No Fly Zones: From a Foreign Policy Tool to Reducing US Capabilities
2013-06-25 by David A. Deptula, Lt Gen USAF (Ret)
Several No-Fly Zones are already in place.
Not in Syria where advocated by some in Congress—but in places like Nellis Air Force Base (AFB) Nevada over the U.S. Air Force’s (USAF) premier combat training ranges; over Naval Air Stations Oceana, Virginia and China Lake, California affecting Navy and Marine Corps aviation as well; Goldsboro, North Carolina, the home of an F-15E fighter wing; Hill AFB in Ogden, Utah, home to F-16s fighters; Ellsworth AFB, South Dakota, the home of B-1 bombers that provide America global reach and power; Oklahoma City, the location of AWACS command and control aircraft that would be central to a contingency no-fly zone; and several other locations where Congress has legislated through sequestration, de facto no-fly zones for the U.S. Air Force, Navy, and Marine Corps.
The damage these no-fly zones are doing to our Nation’s combat readiness and hence security is not getting the same level of attention as the rhetoric of activists supporting a no-fly zone over Syria, but that damage is real.
Over 30 squadrons in the U.S. Air Force are now grounded—along with their aircrews, maintenance, and training personnel.
The U.S. military’s premier air combat training exercise—Red Flag—has been canceled for the rest of the year. The graduate schools for USAF, Navy, and Marine combat aviators have been canceled.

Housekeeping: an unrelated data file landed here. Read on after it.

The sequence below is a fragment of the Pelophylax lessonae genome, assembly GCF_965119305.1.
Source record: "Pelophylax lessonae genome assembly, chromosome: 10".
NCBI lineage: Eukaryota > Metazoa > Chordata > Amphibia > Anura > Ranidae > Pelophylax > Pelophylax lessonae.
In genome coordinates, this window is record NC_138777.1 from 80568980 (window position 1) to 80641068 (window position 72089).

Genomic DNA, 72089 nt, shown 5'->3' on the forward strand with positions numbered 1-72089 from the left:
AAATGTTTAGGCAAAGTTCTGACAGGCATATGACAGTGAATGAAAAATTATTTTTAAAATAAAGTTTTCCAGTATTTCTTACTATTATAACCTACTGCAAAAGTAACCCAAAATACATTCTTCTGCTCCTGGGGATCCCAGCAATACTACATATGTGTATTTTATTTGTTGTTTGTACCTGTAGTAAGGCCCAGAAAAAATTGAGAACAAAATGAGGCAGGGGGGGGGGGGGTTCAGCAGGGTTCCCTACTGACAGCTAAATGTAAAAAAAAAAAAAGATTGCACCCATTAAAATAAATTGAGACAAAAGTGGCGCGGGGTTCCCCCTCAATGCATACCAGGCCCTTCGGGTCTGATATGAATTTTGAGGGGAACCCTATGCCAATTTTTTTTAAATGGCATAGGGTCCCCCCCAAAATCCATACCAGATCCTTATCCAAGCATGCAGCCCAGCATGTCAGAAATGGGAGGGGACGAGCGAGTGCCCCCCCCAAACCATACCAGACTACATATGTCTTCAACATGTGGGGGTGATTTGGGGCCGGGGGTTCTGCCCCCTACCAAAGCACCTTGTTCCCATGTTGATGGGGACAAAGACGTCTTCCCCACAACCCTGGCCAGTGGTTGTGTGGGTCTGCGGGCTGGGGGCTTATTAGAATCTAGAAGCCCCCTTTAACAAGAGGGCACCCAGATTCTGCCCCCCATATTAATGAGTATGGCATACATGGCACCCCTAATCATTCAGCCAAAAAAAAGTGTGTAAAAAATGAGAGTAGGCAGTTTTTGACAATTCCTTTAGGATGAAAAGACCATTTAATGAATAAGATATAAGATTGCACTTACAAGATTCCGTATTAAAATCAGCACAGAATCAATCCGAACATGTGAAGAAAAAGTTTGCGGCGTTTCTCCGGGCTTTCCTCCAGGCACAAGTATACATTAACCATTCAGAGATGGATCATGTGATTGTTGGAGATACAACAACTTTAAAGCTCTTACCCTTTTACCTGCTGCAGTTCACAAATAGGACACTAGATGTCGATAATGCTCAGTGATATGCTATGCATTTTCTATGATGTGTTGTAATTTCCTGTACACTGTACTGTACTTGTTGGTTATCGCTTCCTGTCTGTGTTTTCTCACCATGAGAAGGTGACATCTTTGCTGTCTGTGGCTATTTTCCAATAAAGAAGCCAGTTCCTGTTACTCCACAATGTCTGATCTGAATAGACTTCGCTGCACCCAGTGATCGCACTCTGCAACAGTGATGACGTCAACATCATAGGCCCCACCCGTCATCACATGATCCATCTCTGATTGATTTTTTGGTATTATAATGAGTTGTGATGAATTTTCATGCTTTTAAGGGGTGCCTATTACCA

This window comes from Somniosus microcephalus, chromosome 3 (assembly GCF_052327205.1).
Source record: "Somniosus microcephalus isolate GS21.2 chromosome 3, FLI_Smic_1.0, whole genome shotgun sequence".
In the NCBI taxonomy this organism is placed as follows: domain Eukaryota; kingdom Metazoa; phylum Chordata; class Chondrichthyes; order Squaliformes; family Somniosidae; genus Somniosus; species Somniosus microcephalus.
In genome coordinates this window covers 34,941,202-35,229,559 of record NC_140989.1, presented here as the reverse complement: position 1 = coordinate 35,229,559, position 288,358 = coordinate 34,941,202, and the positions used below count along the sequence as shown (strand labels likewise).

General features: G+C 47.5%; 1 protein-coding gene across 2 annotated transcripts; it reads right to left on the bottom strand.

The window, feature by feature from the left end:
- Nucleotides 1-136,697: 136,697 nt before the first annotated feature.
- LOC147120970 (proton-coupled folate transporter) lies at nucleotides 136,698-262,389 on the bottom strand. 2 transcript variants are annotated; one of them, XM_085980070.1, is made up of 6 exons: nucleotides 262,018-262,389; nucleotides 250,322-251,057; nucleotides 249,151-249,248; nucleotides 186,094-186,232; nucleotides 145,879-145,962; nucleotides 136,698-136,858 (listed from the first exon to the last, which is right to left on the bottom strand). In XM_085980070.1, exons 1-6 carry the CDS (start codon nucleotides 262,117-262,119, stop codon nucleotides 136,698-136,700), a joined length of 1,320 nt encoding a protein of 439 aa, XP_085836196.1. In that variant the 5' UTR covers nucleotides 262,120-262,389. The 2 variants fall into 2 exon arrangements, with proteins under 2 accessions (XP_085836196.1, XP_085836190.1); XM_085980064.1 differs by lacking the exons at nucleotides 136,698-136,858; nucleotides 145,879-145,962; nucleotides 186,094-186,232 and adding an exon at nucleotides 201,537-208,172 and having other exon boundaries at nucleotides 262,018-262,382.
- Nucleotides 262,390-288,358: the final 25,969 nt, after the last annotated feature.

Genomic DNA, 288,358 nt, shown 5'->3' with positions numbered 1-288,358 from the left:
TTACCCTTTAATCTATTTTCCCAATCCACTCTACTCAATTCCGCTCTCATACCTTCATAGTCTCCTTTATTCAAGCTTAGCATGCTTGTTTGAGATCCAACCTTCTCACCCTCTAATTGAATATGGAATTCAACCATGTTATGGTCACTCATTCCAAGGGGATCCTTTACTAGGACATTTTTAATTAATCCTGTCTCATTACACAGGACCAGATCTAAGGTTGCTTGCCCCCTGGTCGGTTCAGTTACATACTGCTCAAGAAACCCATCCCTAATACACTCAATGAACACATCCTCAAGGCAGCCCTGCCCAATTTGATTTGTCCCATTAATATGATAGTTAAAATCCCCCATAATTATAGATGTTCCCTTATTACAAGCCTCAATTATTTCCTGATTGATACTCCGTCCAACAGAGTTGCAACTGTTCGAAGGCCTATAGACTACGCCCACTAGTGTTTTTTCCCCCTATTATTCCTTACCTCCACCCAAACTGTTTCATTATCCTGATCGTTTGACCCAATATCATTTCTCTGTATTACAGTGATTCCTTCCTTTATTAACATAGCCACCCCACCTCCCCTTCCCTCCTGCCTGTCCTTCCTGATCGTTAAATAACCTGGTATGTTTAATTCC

Testing and upgrades to F-22s, F-15s, F-16s, and other aircraft have been delayed. Without testing, improvements can’t be made, and without upgrades our air forces atrophy and become less capable. Training, testing, education, and exercising are vital to keeping our forces honed to a combat edge.
The excellence and high standard of those activities are what have in the past given the U.S. the advantage to retain its position as the world’s sole superpower.
As military equipment and technology around the world approach the level of our own weapons capabilities, we have long prided ourselves on the fact that our training is much better than that of other air forces around the world. Not anymore.
Not when you have a good portion of U.S. Airmen around the world not flying. Flying and maintaining proficiency in high-performance aircraft is not like riding a bike. It requires constant preparation and training to maintain superior combat capabilities that we as a nation have so prided ourselves in maintaining.
We now have a hollow force.
The real danger is that the damage caused by the no-fly zones over U.S. airbases imposed by sequestration will not be recognized until those forces and personnel are actually required to be used in support of America’s vital national security interests in times and places unforeseen and impossible to predict.
There are two enduring tenets of our national security strategies over the years regardless of Administration party affiliation.
One, we maintain sufficient forces and capabilities to engage around the world to encourage peace and stability; and two, in the event we do need to fight, we will do so away from U.S. territory in a fashion that puts the other combatants’ value structures at risk.
In order to be able to accomplish both of these fundamental tenets, we need a set of robust, capable, and ready forces with a rotational base sufficient to sustain operations.